No scientific idea has been more controversial among Christians than evolution, and no one hated it more than Bryan. He blamed evolution for many of the great evils of modernity in his eyes—cutthroat, laissez-faire capitalism; class pride and the power of wealth, which could undermine democracy; German militarism and World War One (Bryan even wrote a pacifist pamphlet, part of a collection that included a similar tract by Darrow, his political ally on several matters); and religious skepticism, such as that displayed by Darrow. Above all, Bryan blamed evolution for the kind of liberal Protestant religion called “modernism,” the arch-foe of the “fundamentalism” that had recently arisen specifically in order to “do battle royal for the fundamentals” against liberal forces, in the words of Curtis Laws, the Baptist editor who first used the word “fundamentalist” in print, in July 1920. As far as Bryan was concerned, “theistic evolution” (a term he used himself often) was even worse, functioning as “an anesthetic which deadens the pain while the patient’s religion is being gradually removed,” or “a way-station on the highway that leads from Christian faith to No-God-Land.”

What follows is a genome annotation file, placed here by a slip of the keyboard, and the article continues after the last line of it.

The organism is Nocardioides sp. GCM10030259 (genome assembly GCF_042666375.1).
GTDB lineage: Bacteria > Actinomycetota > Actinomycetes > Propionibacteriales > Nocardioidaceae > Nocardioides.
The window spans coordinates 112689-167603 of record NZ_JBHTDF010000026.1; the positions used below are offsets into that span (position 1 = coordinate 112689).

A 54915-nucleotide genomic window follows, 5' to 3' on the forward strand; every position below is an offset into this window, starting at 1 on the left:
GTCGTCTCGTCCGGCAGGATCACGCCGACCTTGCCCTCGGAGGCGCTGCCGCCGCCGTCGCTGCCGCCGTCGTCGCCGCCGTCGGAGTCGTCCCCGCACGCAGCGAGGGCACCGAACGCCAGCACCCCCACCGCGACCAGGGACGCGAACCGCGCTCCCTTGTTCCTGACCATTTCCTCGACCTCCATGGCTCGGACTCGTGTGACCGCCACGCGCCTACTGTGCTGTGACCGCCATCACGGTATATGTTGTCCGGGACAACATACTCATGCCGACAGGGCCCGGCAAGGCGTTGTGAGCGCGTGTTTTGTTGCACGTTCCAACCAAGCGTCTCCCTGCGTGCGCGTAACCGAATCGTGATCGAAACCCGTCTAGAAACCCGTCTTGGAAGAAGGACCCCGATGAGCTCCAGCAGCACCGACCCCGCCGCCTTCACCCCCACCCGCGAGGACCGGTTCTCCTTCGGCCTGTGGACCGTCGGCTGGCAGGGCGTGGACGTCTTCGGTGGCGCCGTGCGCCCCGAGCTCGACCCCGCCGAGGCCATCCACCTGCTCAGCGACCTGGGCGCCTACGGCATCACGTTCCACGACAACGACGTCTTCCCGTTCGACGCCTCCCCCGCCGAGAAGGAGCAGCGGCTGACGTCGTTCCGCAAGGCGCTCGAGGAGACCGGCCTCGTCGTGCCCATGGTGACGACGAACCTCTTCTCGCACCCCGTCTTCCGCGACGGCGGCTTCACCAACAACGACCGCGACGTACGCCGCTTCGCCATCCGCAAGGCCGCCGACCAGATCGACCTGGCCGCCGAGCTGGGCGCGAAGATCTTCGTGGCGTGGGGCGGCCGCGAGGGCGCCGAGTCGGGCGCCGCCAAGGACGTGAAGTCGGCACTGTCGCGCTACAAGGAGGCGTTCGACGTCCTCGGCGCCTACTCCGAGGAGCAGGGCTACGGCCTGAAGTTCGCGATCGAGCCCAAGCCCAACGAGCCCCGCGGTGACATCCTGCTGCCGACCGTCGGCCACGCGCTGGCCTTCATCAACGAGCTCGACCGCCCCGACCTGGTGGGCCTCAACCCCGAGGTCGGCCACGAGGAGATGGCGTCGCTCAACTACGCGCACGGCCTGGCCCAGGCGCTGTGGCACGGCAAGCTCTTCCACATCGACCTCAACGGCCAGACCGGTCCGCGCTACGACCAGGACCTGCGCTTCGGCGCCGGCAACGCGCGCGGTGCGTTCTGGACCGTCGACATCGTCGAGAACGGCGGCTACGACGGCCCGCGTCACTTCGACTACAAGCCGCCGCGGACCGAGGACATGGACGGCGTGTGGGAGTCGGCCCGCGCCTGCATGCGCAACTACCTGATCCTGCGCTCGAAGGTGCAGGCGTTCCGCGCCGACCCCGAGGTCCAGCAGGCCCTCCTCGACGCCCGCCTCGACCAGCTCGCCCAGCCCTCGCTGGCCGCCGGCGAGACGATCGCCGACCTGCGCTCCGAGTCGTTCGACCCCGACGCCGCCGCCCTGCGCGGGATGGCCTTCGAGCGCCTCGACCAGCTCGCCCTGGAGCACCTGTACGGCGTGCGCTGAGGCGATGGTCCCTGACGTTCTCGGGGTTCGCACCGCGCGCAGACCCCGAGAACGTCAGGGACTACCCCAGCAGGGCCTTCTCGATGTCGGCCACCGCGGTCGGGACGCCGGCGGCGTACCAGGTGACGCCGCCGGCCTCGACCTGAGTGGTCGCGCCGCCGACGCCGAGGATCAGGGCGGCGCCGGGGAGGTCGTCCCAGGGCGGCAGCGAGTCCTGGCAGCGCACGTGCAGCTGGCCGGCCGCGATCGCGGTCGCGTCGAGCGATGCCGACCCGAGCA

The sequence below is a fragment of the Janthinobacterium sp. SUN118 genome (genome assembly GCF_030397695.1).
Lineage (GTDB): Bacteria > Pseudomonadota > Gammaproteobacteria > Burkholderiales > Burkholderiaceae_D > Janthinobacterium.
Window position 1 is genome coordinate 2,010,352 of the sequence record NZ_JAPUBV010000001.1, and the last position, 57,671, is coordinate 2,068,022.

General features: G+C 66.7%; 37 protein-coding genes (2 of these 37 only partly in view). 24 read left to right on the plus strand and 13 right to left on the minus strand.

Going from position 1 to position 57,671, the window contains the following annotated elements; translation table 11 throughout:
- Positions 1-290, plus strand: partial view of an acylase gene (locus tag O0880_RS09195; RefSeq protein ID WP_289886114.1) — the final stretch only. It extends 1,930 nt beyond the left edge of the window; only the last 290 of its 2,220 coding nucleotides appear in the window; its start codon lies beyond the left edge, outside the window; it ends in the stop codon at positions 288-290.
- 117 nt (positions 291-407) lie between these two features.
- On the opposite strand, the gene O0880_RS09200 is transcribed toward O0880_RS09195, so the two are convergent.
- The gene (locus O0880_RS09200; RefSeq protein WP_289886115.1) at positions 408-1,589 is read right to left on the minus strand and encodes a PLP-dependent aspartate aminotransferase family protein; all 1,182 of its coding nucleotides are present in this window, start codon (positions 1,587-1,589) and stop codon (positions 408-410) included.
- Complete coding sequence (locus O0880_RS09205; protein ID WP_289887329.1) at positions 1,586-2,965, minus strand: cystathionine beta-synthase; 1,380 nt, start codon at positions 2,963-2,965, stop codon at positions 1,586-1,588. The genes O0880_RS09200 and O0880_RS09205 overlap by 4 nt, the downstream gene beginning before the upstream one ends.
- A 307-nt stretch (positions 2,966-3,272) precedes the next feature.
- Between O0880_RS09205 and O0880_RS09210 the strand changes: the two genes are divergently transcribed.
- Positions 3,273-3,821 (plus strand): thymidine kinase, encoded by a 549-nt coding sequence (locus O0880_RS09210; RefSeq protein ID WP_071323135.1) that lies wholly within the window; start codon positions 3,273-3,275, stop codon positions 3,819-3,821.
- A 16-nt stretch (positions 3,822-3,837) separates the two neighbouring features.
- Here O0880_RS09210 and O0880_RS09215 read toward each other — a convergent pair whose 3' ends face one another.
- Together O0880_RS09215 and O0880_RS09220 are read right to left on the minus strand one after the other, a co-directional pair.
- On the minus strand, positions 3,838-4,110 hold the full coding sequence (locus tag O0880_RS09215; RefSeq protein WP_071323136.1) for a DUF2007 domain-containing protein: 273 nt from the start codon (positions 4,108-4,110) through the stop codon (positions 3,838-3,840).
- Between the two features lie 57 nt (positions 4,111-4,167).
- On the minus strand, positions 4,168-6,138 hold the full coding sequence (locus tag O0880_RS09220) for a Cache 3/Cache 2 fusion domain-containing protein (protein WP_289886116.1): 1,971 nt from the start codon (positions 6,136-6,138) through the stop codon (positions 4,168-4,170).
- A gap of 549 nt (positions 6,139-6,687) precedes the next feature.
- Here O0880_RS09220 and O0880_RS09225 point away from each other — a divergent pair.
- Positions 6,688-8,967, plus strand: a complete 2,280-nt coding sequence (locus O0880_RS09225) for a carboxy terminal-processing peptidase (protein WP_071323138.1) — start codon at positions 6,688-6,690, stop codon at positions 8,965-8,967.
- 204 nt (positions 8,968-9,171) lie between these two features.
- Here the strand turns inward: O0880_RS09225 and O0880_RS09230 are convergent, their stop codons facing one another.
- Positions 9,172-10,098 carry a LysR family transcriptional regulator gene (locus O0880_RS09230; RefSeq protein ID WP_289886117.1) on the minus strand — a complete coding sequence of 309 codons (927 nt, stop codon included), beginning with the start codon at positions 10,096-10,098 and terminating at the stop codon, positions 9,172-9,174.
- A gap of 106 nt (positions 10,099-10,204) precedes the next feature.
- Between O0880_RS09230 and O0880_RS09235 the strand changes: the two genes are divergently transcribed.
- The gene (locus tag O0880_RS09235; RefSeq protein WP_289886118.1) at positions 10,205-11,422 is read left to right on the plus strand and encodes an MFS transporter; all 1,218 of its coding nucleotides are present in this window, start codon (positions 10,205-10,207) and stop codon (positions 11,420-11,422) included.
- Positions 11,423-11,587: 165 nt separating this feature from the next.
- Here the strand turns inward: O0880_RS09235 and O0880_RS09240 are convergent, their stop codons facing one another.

About eighteen months before the Scopes trial, Bryan had invoked a different image to summarize his views on evolution and Christianity, in a letter he sent from Galveston, Texas, to Philadelphia. The recipient was Charles G. Trumbull, editor of the Sunday School Times, a tabloid-style weekly magazine for which Bryan had written a series of articles about the dangers of modernism. Bryan’s articles defended (among other doctrines) the Virgin Birth, the Deity of Christ, and the Bodily Resurrection—all of which were denied by leading modernist clergy. Trumbull was publishing them in a book, Seven Questions in Dispute, accompanied by several cartoons by his in-house artist, Ernest James Pace, which had already appeared in various issues of the magazine. The point of Bryan’s letter was to suggest the theme for a new cartoon, specially drawn for the book. The cartoon would “represent evolution as I believe it to be, [namely,] the cause of modernism and the progressive elimination of the vital truths of the bible.” It would have “three well-dressed modernists,” a student, a minister, and a scientist, all descending a staircase on which “there is no stopping place”—that is, a slippery slope, ending at the bottom with “a scientist stepping from Agnosticism to Atheism.” “Such a cartoon,” Bryan emphasized, “would visualize the thought we are trying to emphasize: the three persons who are most effected by modernism are the student, the preacher who substitutes evolution for religion, and the scientist who prefers guesses to the Word of God.” (Bryan to Trumbull, 31 January 1924, Bryan Papers, General Correspondence, container 40, Library of Congress Manuscript Division)